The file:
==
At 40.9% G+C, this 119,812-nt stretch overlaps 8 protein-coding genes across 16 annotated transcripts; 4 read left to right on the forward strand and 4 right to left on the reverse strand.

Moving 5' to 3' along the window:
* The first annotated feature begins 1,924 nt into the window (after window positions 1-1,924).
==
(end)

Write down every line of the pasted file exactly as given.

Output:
At 40.9% G+C, this 119,812-nt stretch overlaps 8 protein-coding genes across 16 annotated transcripts; 4 read left to right on the forward strand and 4 right to left on the reverse strand.

Moving 5' to 3' along the window:
* The first annotated feature begins 1,924 nt into the window (after window positions 1-1,924).